If you have an awkward corner that you’re not sure what to do with, make use of the space by building a corner planter.
This tiered design will help you maximize the plants in your yard, porch or balcony. Plant it with flowers and foliage for a purely decorative planter, or add edibles like lettuce, herbs or even a tomato plant in the top level.
Make a Corner Planter
Step 1: Cut Wood
The trickiest part of this project is cutting the wood. For each level, you’ll be making a right-angled triangle with two sides of equal length. You need a front piece, with each end cut at a 45-degree angle, and two side pieces, one of which is longer than the other by the thickness of the wood, each with one end at a 45-degree angle and the other end at a standard 90-degree angle.
The measurements provided below are for the shortest face of the bevel-cut wood, wood cut at an angle other than 90-degree along the thickness of the wood, which makes up the inside edge of the triangle.
Cut the following pieces from the ¾- x 8-inch cedar board:
- 25-inch piece with a 45-degree angle at each end
- 38-inch piece with a 45-degree angle at each end
- 16 1/4-inch piece with a 45-degree angle at one end
- 17-inch piece with a 45-degree angle at one end
- 25 ½-inch piece with a 45-degree angle at one end
- 26 ¼-inch piece with a 45-degree angle at one end
- Cut a 14 ½-inch piece of the 2- x 2-inch cedar baluster
Sand any rough edges on the cut wood. Cut the pieces for the bottom of the planter after you’ve assembled the triangles that make up the sides. If you need to adjust the measurements, an online triangle calculator can help you determine the side lengths for a triangle with two 45-degree angles and a 90-degree angle. Convert decimals to the nearest ⅛-inch.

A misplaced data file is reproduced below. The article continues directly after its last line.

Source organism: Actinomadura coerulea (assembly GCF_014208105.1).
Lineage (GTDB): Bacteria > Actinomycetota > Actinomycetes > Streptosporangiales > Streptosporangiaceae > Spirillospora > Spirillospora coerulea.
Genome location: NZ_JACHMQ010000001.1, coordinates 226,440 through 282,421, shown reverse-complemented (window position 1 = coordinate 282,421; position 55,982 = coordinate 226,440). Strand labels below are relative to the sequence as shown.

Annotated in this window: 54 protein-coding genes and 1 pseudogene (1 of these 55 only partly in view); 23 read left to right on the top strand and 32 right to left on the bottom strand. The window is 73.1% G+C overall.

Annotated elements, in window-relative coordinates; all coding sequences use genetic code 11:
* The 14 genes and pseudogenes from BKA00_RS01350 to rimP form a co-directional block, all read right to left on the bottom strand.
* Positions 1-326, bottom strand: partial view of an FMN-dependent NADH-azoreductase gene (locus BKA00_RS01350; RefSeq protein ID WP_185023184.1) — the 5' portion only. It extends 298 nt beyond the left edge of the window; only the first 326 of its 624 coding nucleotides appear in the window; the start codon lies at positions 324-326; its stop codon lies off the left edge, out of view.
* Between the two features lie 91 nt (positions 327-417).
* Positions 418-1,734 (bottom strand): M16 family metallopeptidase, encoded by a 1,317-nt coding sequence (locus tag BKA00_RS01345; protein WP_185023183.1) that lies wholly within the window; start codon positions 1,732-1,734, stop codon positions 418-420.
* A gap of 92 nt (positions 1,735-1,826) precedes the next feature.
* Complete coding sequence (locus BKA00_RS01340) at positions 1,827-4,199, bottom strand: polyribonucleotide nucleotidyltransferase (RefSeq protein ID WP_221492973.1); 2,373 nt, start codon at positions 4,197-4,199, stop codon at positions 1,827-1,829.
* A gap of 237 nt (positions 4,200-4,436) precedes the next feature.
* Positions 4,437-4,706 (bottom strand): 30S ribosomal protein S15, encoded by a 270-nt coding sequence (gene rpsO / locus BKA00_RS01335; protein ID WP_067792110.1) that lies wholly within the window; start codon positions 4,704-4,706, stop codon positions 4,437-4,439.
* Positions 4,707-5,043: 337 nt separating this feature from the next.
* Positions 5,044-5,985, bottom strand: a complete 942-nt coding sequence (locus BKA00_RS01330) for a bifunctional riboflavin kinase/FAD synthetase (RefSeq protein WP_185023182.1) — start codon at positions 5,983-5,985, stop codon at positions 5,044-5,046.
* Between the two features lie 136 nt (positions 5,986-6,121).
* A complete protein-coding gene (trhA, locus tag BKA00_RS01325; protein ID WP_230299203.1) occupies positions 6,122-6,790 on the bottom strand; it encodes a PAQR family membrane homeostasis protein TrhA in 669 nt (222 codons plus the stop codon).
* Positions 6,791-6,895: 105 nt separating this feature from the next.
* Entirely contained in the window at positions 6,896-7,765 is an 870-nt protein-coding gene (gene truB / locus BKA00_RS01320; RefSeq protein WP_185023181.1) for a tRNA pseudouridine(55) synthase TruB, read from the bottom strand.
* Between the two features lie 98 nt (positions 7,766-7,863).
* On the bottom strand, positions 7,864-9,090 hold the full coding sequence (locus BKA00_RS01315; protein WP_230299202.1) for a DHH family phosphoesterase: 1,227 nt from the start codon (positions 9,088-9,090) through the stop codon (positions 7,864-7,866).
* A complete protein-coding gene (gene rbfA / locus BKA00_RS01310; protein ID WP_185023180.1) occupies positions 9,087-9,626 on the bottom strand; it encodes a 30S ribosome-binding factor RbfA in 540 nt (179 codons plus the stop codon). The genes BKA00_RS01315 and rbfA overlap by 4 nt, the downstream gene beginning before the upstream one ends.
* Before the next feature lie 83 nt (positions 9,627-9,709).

Step 2: Build Triangles
Lay out the boards for each triangle so that the longest board with two 45-degree angles makes up the front, and the two shorter pieces make up the sides, overlapping and forming a 90-degree angle in the back. The larger triangle is made up of the 38-inch piece with a 45-degree angle at each end, the 25 ½-inch piece with a 45-degree angle at one end, and the 26 ¼-inch piece with a 45-degree angle at one end. The smaller triangle is made up of the 25-inch piece with a 45-degree angle at each end, the 16 1/4-inch piece with a 45-degree angle at one end, and the 17-inch piece with a 45-degree angle at one end. At each 45-inch angle corner, drill two pilot holes through the side piece into the front piece, and use 1 ¼-inch screws to attach the side pieces to the front. At the 90-degree angle, drill and screw the pieces together with 2-inch screws. Repeat for both triangles.
Step 3: Build the Bottom
Once the larger triangle is built, lay it on top of a ¾- x 8-inch cedar board, and align the back edge of the wood so that it’s flush with the back and one side of the planter. Use a pencil to mark the angle at the front of the planter on the wood. Cut the board and set the planter on top. Repeat marking and cutting the base boards for the entire bottom of the triangle. Attach the base boards you’ve just cut to the bottom of the triangle with 2-inch screws for which you’ve drilled pilot holes.
Step 4: Secure the Tiers
Set the smaller triangle on top of the larger one so that the back corners are aligned. Place the 2- x 2- x 14 ½-inch cedar baluster in the back corner of the planter, and attach the triangles to it with a 2-inch screw through each board on each side of the corner, for a total of 4 screws.
Step 5: Fill and Plant
Place planter in desired location. Add potting soil and plants. Water well.
Tip: If planting edibles, use organic potting soil.
- 12-inch compound miter saw
- One ¾- x 8-inch x 12-foot cedar board
- One ¾- x 8-inch x 8-foot cedar board
- Tape measure
- 1/8-inch drill bit
- 2-inch deck screws
- 1 ¼-inch deck screws
- 2- x 2- x 36-inch square-end cedar baluster
- Potting soil or organic potting soil
- Watering can or garden hose